MALDEN, MASS. (WHDH) - Classes were canceled in Malden on Monday as teachers in the school district started their strike, picketing after contract negotiations stalled over the weekend.

Leading up to Monday, a nearly 12-hour bargaining session between teachers and the school committee ended at an impasse. Although the two sides made some compromises, union representatives said the school committee ultimately walked away from the negotiating table over teacher wages.

“We would have kept bargaining through the night if they were willing to continue bargaining,” said Deb Gesualdo, President of the Malden Education Association. “We were ready to start bargaining this morning, we’ve been ready throughout the day.”

By the start of Monday, staffers lined up outside the high school, calling for a new contract with the city. Negotiations ultimately resumed, before taking a brief break at 6 p.m. for a school committee meeting. Negotiations were slated to resume at 7 p.m., though teachers made it clear they will not be back in a classroom until a contract is agreed upon.

“Every person here wants to be inside the building, we want the kids to be here, they deserve the best education possible from the best educators,” said Doug Dias, the STEM director at Malden Public Schools.

“We need fully funded schools” said Rebecca Griffith of the Malden Education Association. “Right now, our schools are missing too many positions to run functionally, and that’s because people are not able to survive on the wages we are offering. I want to see our schools fully funded and fully supplied.”

Teachers said they know canceling school will cause problems for the 6,000 students in the district and their families, but they said better contracts mean better learning conditions. Better wages are a sticking point in negotiations, though staff said it is not just about them, adding that many positions in the district remain unfilled because the city will not pay more.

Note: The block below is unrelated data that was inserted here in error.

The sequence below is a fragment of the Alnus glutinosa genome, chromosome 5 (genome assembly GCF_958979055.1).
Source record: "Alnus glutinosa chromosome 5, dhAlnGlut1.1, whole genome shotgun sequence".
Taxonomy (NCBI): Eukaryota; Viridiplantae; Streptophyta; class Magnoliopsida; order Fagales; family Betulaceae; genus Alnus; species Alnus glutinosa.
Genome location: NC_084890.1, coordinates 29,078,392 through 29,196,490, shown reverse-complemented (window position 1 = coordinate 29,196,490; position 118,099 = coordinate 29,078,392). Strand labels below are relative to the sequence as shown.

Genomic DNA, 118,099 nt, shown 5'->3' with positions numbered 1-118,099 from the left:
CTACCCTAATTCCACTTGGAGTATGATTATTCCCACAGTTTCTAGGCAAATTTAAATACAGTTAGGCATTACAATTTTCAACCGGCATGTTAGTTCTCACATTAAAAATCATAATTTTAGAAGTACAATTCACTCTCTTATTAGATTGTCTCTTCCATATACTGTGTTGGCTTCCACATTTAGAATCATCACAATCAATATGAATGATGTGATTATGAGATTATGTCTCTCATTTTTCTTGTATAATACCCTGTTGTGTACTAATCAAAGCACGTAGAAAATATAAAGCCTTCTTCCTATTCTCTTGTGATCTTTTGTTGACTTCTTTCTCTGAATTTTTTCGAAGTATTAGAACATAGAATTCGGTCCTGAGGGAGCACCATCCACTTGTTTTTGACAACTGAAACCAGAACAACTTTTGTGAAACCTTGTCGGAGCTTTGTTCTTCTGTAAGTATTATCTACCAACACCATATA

“Our schools, our towns can’t run without public school educators,” Griffith said. “We are educating our future, and we need to invest in our future. This isn’t just about teachers. This is about the students we educate more than anything.”

Both the city’s mayor and superintendent have chosen not to speak publicly since a Sunday statement before the strike, saying that the school committee had made a “competitive” and “unprecedent” salary and benefits offer.

Union leaders said they know teacher strikes are illegal in Massachusetts, but believe that some fights are worth breaking laws. They said they hope parents and children stuck home unexpectedly understand.

“I think there’s a conscious choice on behalf of the school district to have our students underserved and I think if people really knew that, they would feel really differently,” Gesualdo said.

Negotiations were expected to continue into the night Monday. As of 7 p.m., tentative plans for school on Tuesday have not yet been announced.

7NEWS has repeatedly reached out to the district for comment. Ron Cochran, the city’s communications director, directed us to a statement on the City of Malden website, stating that “updates on negotiations will be handled through the School Committee negotiating team and the School Committee as a whole.”

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